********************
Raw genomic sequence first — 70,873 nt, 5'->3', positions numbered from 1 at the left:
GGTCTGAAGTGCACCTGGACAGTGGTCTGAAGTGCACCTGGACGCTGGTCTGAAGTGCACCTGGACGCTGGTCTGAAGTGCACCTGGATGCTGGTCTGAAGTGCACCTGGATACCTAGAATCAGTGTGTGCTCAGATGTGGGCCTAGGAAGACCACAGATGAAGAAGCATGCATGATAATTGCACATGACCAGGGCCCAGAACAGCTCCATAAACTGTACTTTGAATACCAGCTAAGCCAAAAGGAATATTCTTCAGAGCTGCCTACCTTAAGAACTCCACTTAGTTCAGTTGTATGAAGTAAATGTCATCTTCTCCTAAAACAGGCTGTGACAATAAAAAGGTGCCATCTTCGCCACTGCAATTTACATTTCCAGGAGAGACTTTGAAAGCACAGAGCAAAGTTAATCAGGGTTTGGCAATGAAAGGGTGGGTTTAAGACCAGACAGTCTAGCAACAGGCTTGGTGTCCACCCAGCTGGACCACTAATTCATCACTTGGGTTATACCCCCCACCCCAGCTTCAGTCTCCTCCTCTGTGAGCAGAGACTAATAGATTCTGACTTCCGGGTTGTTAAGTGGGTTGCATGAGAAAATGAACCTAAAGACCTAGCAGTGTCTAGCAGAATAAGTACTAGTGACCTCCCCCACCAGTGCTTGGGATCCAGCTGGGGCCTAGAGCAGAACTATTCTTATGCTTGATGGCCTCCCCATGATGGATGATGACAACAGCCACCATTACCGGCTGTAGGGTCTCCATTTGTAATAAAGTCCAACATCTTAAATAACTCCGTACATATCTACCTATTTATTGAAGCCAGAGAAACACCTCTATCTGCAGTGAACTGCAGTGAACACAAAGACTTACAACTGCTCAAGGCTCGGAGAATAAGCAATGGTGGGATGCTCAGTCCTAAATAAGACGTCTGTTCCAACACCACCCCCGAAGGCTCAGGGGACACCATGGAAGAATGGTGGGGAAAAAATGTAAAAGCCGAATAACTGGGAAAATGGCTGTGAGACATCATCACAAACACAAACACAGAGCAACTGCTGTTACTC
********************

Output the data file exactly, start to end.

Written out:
Raw genomic sequence first — 70,873 nt, 5'->3', positions numbered from 1 at the left:
GGTCTGAAGTGCACCTGGACAGTGGTCTGAAGTGCACCTGGACGCTGGTCTGAAGTGCACCTGGACGCTGGTCTGAAGTGCACCTGGATGCTGGTCTGAAGTGCACCTGGATACCTAGAATCAGTGTGTGCTCAGATGTGGGCCTAGGAAGACCACAGATGAAGAAGCATGCATGATAATTGCACATGACCAGGGCCCAGAACAGCTCCATAAACTGTACTTTGAATACCAGCTAAGCCAAAAGGAATATTCTTCAGAGCTGCCTACCTTAAGAACTCCACTTAGTTCAGTTGTATGAAGTAAATGTCATCTTCTCCTAAAACAGGCTGTGACAATAAAAAGGTGCCATCTTCGCCACTGCAATTTACATTTCCAGGAGAGACTTTGAAAGCACAGAGCAAAGTTAATCAGGGTTTGGCAATGAAAGGGTGGGTTTAAGACCAGACAGTCTAGCAACAGGCTTGGTGTCCACCCAGCTGGACCACTAATTCATCACTTGGGTTATACCCCCCACCCCAGCTTCAGTCTCCTCCTCTGTGAGCAGAGACTAATAGATTCTGACTTCCGGGTTGTTAAGTGGGTTGCATGAGAAAATGAACCTAAAGACCTAGCAGTGTCTAGCAGAATAAGTACTAGTGACCTCCCCCACCAGTGCTTGGGATCCAGCTGGGGCCTAGAGCAGAACTATTCTTATGCTTGATGGCCTCCCCATGATGGATGATGACAACAGCCACCATTACCGGCTGTAGGGTCTCCATTTGTAATAAAGTCCAACATCTTAAATAACTCCGTACATATCTACCTATTTATTGAAGCCAGAGAAACACCTCTATCTGCAGTGAACTGCAGTGAACACAAAGACTTACAACTGCTCAAGGCTCGGAGAATAAGCAATGGTGGGATGCTCAGTCCTAAATAAGACGTCTGTTCCAACACCACCCCCGAAGGCTCAGGGGACACCATGGAAGAATGGTGGGGAAAAAATGTAAAAGCCGAATAACTGGGAAAATGGCTGTGAGACATCATCACAAACACAAACACAGAGCAACTGCTGTTACTC